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Procedure and Evidence

OOOPS! Court Cautions that Accidentally Disclosed Emails May be Admissible

By March 10, 2011No Comments

In a Massachusetts Superior Court decision, issued at the end of 2010, Charm v. Kohn, 27 Mass. L. Rptr. 421, 2010 WL 3816716 (Mass. Super. 2010), the Court ruled that an email that a client intended to send only to his lawyer, but which was accidentally sent to opposing counsel, was not admissible evidence.  However, the Court warned that such accidental communications could lead to this type of evidence being admissible evidence in the future. 

Counsel for Mr. Kohn emailed Charm’s attorney, with a carbon copy (cc) to Kohn’s co-counsel, and a blind copy (bcc) to his client, Mr. Kohn.  Upon receiving the email, Kohn inadvertently selected the “reply all” feature to respond, intending only to communicate to his own attorneys, but accidentally copied opposing (Charm’s) counsel as well.  Less than a half-hour later, Kohn’s counsel emailed Charm’s attorney, requesting that he delete Kohn’s email.  Charm’s attorney refused to do so. 

Generally, communications between attorneys and their clients are privileged and cannot be admitted into evidence.  The purpose of the privilege is “to encourage full and frank communication between attorneys and their clients and thereby promote broader public interests in the observance of law and administration of justice.  The privilege recognizes that sound legal advice or advocacy serves public ends and that such advice or advocacy depends upon lawyers being fully informed by the client.” Upjohn Co. v. United States, 449 US 383, 389 (1981).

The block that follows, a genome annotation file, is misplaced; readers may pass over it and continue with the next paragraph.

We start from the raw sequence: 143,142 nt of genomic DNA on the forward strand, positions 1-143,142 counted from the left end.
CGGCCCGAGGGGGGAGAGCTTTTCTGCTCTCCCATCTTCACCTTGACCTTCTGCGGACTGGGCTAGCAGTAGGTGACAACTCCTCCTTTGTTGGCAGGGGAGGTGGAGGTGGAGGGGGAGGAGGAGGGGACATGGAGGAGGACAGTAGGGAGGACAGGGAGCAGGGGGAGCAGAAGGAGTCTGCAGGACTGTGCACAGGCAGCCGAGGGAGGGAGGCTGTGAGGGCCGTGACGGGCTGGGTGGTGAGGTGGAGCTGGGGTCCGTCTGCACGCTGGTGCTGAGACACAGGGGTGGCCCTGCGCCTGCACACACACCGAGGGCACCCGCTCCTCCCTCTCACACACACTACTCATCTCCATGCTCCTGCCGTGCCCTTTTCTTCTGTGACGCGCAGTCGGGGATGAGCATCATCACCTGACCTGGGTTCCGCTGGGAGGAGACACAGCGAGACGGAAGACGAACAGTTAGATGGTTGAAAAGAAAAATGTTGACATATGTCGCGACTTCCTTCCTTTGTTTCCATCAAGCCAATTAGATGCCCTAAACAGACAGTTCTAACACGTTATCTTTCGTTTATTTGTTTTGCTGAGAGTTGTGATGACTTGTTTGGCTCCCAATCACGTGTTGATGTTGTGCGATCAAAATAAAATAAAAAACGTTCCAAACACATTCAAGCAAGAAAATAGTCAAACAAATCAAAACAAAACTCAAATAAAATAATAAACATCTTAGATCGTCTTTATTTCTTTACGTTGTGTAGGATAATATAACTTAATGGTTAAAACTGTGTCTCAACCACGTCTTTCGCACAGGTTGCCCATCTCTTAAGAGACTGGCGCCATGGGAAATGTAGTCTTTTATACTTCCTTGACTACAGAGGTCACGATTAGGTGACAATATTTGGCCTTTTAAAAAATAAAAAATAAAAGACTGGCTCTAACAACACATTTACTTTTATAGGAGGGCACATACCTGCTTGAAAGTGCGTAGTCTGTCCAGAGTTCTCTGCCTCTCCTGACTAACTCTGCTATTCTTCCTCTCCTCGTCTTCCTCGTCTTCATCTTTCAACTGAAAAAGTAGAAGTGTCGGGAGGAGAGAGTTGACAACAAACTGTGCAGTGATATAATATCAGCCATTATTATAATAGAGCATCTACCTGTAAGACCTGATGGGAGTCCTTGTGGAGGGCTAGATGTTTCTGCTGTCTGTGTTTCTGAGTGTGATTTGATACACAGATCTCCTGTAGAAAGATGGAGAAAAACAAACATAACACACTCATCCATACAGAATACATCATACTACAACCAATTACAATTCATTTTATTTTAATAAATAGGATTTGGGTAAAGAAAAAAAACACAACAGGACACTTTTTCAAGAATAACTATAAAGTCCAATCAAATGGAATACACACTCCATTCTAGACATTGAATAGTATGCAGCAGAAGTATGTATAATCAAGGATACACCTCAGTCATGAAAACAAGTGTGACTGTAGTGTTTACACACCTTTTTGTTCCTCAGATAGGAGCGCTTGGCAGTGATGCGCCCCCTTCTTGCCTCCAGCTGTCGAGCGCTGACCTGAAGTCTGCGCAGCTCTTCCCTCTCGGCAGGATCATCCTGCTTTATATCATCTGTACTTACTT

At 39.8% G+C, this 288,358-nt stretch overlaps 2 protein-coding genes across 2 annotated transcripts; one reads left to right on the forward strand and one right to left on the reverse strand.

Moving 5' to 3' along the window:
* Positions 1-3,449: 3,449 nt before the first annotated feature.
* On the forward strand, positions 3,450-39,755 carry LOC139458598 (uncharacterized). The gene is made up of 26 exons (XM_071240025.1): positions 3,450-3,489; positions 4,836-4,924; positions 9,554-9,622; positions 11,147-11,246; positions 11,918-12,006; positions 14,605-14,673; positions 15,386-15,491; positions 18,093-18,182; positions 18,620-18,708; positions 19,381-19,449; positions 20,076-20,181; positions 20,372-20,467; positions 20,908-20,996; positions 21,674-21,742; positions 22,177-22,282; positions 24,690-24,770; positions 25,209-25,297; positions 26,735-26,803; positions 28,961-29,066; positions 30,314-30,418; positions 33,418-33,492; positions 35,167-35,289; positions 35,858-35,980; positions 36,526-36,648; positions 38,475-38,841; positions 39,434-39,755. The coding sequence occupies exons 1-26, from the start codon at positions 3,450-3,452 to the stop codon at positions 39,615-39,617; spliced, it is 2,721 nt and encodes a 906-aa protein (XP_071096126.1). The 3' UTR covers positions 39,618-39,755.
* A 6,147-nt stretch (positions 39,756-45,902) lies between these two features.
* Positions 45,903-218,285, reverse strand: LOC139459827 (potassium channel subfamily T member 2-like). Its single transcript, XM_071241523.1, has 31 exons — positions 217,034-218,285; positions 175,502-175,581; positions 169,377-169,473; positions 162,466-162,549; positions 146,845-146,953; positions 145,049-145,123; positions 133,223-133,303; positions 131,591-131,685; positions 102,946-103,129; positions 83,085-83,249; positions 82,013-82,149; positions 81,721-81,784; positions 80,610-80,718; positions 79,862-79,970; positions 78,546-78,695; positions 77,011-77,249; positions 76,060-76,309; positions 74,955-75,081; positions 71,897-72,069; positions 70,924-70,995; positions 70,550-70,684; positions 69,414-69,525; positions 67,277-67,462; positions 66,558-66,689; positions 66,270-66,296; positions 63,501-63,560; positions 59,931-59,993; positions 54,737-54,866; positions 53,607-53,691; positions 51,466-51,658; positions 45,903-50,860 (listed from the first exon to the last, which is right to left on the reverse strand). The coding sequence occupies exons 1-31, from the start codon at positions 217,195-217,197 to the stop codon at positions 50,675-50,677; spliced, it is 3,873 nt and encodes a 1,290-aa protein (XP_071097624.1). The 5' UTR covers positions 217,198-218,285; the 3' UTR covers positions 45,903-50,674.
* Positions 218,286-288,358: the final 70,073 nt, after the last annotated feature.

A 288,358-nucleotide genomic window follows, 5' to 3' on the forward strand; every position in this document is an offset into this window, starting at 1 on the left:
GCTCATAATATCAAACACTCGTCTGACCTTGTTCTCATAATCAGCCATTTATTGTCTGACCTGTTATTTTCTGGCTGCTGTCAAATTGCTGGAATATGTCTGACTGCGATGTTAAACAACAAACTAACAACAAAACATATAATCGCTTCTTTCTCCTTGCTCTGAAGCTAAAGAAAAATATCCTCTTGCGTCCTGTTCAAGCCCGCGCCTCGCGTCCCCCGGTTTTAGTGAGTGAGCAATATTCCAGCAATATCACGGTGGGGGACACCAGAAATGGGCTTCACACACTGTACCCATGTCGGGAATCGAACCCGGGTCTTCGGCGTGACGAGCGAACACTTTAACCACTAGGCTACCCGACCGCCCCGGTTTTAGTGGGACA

However, communications that are intended to be shared with third parties are not protected by the  attorney-client  privilege.  Commonwealth v. Noxon, 319 Mass 495, 543-544 (1946).  A difficulty arises when these communications are accidentally revealed to an opposing party who is clearly not an intended recipient.  In accidental disclosure cases, the information is only privileged if the client and attorney took reasonable steps to preserve confidentiality.  Therefore,  the issue for the Court in the Charm case was whether or not Kohn and his attorney took reasonable steps to preserve the confidentiality of their email communications.

There was some evidence that Kohn and his attorney did not act reasonably.  Several months earlier, Kohn had communicated to opposing counsel in the same, accidental manner.  Arguably, Kohn should have been more careful given his prior slip ups.  Additionally, given Kohn’s prior “reply all” mistake, Kohn’s counsel might have known that there was a foreseeable risk that Kohn would again hit the “reply all” feature.  Lastly, Kohn apparently did not attempt to resolve the dispute-, perhaps through a motion for protective order-, until Charm attempted to introduce the email into evidence in support of its motion for summary judgment. 

Judge Fabricant appeared to recognize how commonly such a mistake occurs and instead, focused on the obvious unintentional nature of the communication with Charm’s counsel in excluding the evidence.  Furthermore, the Court found it compelling that Kohn’s counsel wasted little time in immediately informing Charm’s counsel of the mistake. 

The opinion indulged “human fallibility” in this instance, but cautioned that Kohn “should not expect similar indulgence again.”  The court warned that  the parties “and others, should take note: Reply all is risky.  So is bcc.  Further carelessness may compel a finding of waiver.” 

Clients and attorneys alike should be cautious when communicating electronically to avoid carelessness that can result in disclosure of confidential information.  Some information technology professionals advise that the BCC option be ‘hidden’ in e-mail software and, instead, copies get forwarded separately.  While sending multiple emails takes a bit more time, it can prevent a recipient from accidentally selecting the ‘reply all’ feature and unintentionally communicating sensitive information to unauthorized individuals.  As e-mail dissemination glitches are increasingly publicized through reported cases, other  courts may, in the future, be far less understanding and may ultimately find waiver of this long-established privilege.

* Bennett & Belfort, P.C., wishes to thank our intern, David J. Mattern, for his work on this entry.